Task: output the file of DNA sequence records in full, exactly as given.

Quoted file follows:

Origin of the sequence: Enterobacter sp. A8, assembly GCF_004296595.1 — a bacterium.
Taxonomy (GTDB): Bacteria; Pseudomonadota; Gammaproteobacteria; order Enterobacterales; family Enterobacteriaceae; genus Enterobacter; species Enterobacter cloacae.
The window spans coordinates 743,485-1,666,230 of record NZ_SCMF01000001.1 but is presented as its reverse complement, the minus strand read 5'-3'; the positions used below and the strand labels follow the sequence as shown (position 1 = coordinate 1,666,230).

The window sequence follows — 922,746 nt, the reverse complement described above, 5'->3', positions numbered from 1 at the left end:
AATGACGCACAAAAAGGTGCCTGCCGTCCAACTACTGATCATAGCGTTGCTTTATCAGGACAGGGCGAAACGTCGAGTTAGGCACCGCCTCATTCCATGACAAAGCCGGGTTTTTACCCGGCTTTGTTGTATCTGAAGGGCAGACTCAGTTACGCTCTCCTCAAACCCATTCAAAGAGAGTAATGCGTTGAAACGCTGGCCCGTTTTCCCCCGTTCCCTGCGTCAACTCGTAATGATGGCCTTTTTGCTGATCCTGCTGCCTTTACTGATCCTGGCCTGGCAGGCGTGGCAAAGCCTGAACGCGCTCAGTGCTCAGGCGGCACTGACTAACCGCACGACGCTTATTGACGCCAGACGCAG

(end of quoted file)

Origin of the sequence: Enterobacter sp. A8, assembly GCF_004296595.1 — a bacterium.
Taxonomy (GTDB): Bacteria; Pseudomonadota; Gammaproteobacteria; order Enterobacterales; family Enterobacteriaceae; genus Enterobacter; species Enterobacter cloacae.
The window spans coordinates 743,485-1,666,230 of record NZ_SCMF01000001.1 but is presented as its reverse complement, the minus strand read 5'-3'; the positions used below and the strand labels follow the sequence as shown (position 1 = coordinate 1,666,230).

The window sequence follows — 922,746 nt, the reverse complement described above, 5'->3', positions numbered from 1 at the left end:
AATGACGCACAAAAAGGTGCCTGCCGTCCAACTACTGATCATAGCGTTGCTTTATCAGGACAGGGCGAAACGTCGAGTTAGGCACCGCCTCATTCCATGACAAAGCCGGGTTTTTACCCGGCTTTGTTGTATCTGAAGGGCAGACTCAGTTACGCTCTCCTCAAACCCATTCAAAGAGAGTAATGCGTTGAAACGCTGGCCCGTTTTCCCCCGTTCCCTGCGTCAACTCGTAATGATGGCCTTTTTGCTGATCCTGCTGCCTTTACTGATCCTGGCCTGGCAGGCGTGGCAAAGCCTGAACGCGCTCAGTGCTCAGGCGGCACTGACTAACCGCACGACGCTTATTGACGCCAGACGCAG